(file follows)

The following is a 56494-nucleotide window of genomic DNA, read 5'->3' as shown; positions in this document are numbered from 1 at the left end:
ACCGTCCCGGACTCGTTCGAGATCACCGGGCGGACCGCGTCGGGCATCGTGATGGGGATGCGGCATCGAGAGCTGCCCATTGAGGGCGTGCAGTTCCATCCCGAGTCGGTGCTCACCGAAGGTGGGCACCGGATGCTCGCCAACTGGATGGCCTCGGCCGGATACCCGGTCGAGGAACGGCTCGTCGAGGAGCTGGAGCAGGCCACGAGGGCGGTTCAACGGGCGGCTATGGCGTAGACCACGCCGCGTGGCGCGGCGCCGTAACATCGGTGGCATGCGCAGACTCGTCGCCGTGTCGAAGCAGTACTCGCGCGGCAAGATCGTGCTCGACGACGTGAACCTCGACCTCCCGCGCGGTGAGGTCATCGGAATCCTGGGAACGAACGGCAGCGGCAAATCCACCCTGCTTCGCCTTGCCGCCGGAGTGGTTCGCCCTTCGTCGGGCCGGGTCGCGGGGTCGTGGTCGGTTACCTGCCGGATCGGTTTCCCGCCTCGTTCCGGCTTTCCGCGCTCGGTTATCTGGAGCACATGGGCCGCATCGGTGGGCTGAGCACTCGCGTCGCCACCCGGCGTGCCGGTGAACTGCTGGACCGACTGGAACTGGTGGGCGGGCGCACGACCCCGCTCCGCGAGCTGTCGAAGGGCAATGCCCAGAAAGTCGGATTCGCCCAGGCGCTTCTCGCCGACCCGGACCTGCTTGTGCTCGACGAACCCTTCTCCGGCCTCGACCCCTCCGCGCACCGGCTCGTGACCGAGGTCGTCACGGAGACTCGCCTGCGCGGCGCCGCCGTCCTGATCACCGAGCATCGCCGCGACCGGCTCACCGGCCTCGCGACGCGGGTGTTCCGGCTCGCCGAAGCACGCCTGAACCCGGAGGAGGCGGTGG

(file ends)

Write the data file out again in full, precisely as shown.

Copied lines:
The following is a 56494-nucleotide window of genomic DNA, read 5'->3' as shown; positions in this document are numbered from 1 at the left end:
ACCGTCCCGGACTCGTTCGAGATCACCGGGCGGACCGCGTCGGGCATCGTGATGGGGATGCGGCATCGAGAGCTGCCCATTGAGGGCGTGCAGTTCCATCCCGAGTCGGTGCTCACCGAAGGTGGGCACCGGATGCTCGCCAACTGGATGGCCTCGGCCGGATACCCGGTCGAGGAACGGCTCGTCGAGGAGCTGGAGCAGGCCACGAGGGCGGTTCAACGGGCGGCTATGGCGTAGACCACGCCGCGTGGCGCGGCGCCGTAACATCGGTGGCATGCGCAGACTCGTCGCCGTGTCGAAGCAGTACTCGCGCGGCAAGATCGTGCTCGACGACGTGAACCTCGACCTCCCGCGCGGTGAGGTCATCGGAATCCTGGGAACGAACGGCAGCGGCAAATCCACCCTGCTTCGCCTTGCCGCCGGAGTGGTTCGCCCTTCGTCGGGCCGGGTCGCGGGGTCGTGGTCGGTTACCTGCCGGATCGGTTTCCCGCCTCGTTCCGGCTTTCCGCGCTCGGTTATCTGGAGCACATGGGCCGCATCGGTGGGCTGAGCACTCGCGTCGCCACCCGGCGTGCCGGTGAACTGCTGGACCGACTGGAACTGGTGGGCGGGCGCACGACCCCGCTCCGCGAGCTGTCGAAGGGCAATGCCCAGAAAGTCGGATTCGCCCAGGCGCTTCTCGCCGACCCGGACCTGCTTGTGCTCGACGAACCCTTCTCCGGCCTCGACCCCTCCGCGCACCGGCTCGTGACCGAGGTCGTCACGGAGACTCGCCTGCGCGGCGCCGCCGTCCTGATCACCGAGCATCGCCGCGACCGGCTCACCGGCCTCGCGACGCGGGTGTTCCGGCTCGCCGAAGCACGCCTGAACCCGGAGGAGGCGGTGG